If you're a parent of a child with apraxia of speech, or an adult who has acquired apraxia later in life, you may be struggling with many emotions. This is completely normal and you should know that you’re not alone.
Learning about this disorder is the first step towards helping you, your child, or a loved one. To help offer education and support, we’ve put together this informational guide below to answer your questions about apraxia, help you identify common signs and symptoms, explain how it’s treated, and more
In normal speech, the brain sends signals to the muscles in a person’s mouth (the lips, jaw, and tongue) in order to make accurate sounds and speak with normal speed and rhythm.
Apraxia is a neurological condition that disrupts this process. The person often has the language capacity to talk, but these signals between the brain and muscles are not sent correctly.
In other words, the brain knows what it wants to say, but cannot properly plan the required speech sound movements.
As a result, people with apraxia have difficulty coordinating the mouth movements needed to turn sounds into syllables, syllables into words, and words into phrases. It is often hard for people to communicate and formulate coherent sounds and sentences. Most commonly, people with apraxia are described as “difficult to understand”.
Apraxia of speech can be broken into two categories:
Apraxia often gets confused or mislabeled with other conditions. To truly understand what apraxia is, it’s important you understand what apraxia is not. Here are a few common misconceptions:
Research is lacking on the prevalence of apraxia. According to Apraxia Kids, some estimates show that childhood apraxia of speech affects approximately 1 in 1,000 children. Other sources have indicated that the incidence of childhood apraxia may have increased in recent years.
Some factors that may be influencing the rise in diagnoses include:
Every person is different, and symptoms can vary pretty dramatically.
In some cases, it can be so mild that the person only has difficulty with a few speech sounds or is unable to pronounce multi-syllable words. In more severe cases, a person may not be able to communicate effectively by speaking.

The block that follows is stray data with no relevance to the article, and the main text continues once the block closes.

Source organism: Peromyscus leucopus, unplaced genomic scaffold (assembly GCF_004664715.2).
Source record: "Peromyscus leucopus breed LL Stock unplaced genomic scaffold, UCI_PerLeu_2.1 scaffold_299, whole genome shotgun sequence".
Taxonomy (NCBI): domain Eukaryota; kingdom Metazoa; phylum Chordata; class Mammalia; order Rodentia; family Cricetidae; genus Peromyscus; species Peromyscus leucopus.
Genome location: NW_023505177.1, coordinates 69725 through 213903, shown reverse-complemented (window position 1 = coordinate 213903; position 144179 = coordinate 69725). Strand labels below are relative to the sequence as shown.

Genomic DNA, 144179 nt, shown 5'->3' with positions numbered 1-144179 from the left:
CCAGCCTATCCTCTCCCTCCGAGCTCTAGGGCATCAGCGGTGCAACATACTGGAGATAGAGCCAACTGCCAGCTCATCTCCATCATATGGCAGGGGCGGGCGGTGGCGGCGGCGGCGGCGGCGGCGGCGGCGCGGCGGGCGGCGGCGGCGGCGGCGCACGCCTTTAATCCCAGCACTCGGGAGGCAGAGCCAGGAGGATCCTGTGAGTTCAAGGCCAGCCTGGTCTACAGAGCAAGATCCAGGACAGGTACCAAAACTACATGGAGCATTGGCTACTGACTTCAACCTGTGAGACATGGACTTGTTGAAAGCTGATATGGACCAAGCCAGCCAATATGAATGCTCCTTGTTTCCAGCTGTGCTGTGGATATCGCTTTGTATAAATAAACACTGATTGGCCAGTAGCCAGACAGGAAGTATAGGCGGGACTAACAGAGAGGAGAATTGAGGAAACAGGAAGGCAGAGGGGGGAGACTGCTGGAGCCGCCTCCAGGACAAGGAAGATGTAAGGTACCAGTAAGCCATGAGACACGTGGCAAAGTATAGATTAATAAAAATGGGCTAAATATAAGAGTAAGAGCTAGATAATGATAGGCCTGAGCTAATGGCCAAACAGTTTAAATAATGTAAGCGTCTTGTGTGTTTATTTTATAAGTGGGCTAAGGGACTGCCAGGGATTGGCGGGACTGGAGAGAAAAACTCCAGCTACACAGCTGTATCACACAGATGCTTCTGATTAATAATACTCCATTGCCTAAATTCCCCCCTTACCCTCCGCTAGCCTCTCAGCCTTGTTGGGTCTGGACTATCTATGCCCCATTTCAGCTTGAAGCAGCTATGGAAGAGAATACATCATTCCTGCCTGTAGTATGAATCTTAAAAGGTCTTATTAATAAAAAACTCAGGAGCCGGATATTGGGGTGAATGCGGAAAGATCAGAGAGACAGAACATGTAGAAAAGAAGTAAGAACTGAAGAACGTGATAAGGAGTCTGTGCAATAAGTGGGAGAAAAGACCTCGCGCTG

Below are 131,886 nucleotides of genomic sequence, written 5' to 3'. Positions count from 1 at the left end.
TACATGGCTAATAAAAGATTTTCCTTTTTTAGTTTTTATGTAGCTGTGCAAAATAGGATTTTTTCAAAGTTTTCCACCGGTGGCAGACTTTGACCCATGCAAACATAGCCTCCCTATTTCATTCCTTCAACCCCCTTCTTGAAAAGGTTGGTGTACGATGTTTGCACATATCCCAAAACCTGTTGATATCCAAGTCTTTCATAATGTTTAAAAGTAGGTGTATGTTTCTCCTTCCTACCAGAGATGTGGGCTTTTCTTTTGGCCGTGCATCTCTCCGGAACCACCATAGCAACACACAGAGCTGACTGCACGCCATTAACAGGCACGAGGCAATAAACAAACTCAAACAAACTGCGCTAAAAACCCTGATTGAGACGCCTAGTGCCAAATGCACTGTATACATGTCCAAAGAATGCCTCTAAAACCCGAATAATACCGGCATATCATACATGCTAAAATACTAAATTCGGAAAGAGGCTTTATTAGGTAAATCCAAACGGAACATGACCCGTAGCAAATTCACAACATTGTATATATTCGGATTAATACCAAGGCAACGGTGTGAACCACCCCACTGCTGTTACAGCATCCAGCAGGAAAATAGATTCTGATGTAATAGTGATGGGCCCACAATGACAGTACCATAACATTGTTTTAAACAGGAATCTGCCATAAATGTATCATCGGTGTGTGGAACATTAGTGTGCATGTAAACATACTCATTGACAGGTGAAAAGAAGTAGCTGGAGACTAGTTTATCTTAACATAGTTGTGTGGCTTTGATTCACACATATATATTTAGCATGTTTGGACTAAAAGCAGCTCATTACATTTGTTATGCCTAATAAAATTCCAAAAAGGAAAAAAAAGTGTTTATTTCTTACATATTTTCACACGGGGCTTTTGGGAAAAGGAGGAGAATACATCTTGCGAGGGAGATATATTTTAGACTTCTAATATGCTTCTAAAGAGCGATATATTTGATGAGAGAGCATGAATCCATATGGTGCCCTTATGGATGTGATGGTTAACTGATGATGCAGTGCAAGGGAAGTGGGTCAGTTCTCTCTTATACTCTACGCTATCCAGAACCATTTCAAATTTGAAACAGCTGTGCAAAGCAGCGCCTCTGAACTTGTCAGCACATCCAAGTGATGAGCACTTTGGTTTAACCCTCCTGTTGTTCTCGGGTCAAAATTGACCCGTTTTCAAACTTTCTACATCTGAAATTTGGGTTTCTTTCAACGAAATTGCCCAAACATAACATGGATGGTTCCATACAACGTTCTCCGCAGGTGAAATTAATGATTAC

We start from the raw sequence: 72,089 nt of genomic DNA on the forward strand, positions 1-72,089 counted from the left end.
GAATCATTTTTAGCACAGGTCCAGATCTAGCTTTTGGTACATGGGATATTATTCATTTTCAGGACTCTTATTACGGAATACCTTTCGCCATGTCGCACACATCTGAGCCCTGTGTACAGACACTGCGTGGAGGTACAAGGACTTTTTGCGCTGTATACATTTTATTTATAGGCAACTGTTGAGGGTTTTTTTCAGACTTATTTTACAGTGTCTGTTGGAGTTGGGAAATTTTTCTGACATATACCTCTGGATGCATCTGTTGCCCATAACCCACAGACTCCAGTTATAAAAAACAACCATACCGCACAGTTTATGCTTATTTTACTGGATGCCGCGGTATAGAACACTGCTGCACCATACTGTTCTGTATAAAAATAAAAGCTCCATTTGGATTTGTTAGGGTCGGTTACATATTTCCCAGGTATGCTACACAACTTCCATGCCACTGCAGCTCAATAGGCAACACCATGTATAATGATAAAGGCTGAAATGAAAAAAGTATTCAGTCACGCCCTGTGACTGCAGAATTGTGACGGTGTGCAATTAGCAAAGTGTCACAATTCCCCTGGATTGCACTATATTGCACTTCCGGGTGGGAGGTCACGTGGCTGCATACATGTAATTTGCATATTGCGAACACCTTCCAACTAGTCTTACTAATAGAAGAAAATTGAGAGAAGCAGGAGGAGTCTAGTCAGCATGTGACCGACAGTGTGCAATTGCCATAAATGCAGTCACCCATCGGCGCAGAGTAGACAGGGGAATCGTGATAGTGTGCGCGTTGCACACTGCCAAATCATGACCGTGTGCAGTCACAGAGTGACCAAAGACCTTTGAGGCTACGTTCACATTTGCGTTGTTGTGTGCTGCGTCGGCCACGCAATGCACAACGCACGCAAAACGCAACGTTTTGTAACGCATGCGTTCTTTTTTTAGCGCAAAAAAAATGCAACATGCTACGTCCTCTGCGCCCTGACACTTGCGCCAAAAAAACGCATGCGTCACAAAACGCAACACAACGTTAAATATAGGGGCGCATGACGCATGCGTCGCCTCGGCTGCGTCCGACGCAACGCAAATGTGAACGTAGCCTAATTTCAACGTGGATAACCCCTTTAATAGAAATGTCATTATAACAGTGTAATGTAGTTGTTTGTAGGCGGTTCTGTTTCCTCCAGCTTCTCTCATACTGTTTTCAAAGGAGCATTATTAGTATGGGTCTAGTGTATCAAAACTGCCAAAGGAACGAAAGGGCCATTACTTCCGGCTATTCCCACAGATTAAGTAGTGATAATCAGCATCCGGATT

However, people with apraxia often have some of the following symptoms or speech characteristics, including:
Some additional signs and symptoms parents should look for associated with childhood apraxia of speech include:
According to the Mayo Clinic, apraxia in children has also been associated with other problems or complications that affect their ability to communicate. While these are not due to childhood apraxia of speech, in many cases they’ve been observed alongside apraxia, including:
In many cases, the exact cause of childhood apraxia is still unknown. Some researchers believe that apraxia may be related to a child’s language development, while others believe it has to do with problems in how the brain signals to speech muscles.
Possible causes that researchers are still studying include:
Acquired apraxia of speech, which often happens to adults, is when the part of the brain that controls coordinated muscle movement is damaged. Stroke is a common cause of apraxia. It may also be caused by head injury, brain tumors, dementia, or progressive neurological disorders.
A speech-language pathologist (SLP), more commonly referred to as a speech therapist, is the most qualified professional to diagnose and treat apraxia. This begins with a comprehensive evaluation of your child’s condition.
Childhood apraxia is a very complex disorder and difficult to diagnose. Because there is no single symptom or test used to diagnose apraxia, your speech therapist will look for the presence of a group of symptoms, and work to rule out other possible conditions that may sometimes be confused with apraxia (such as those referenced above). This is an important step that can help confirm the diagnosis so your speech therapist can tailor treatment goals based on their individual needs.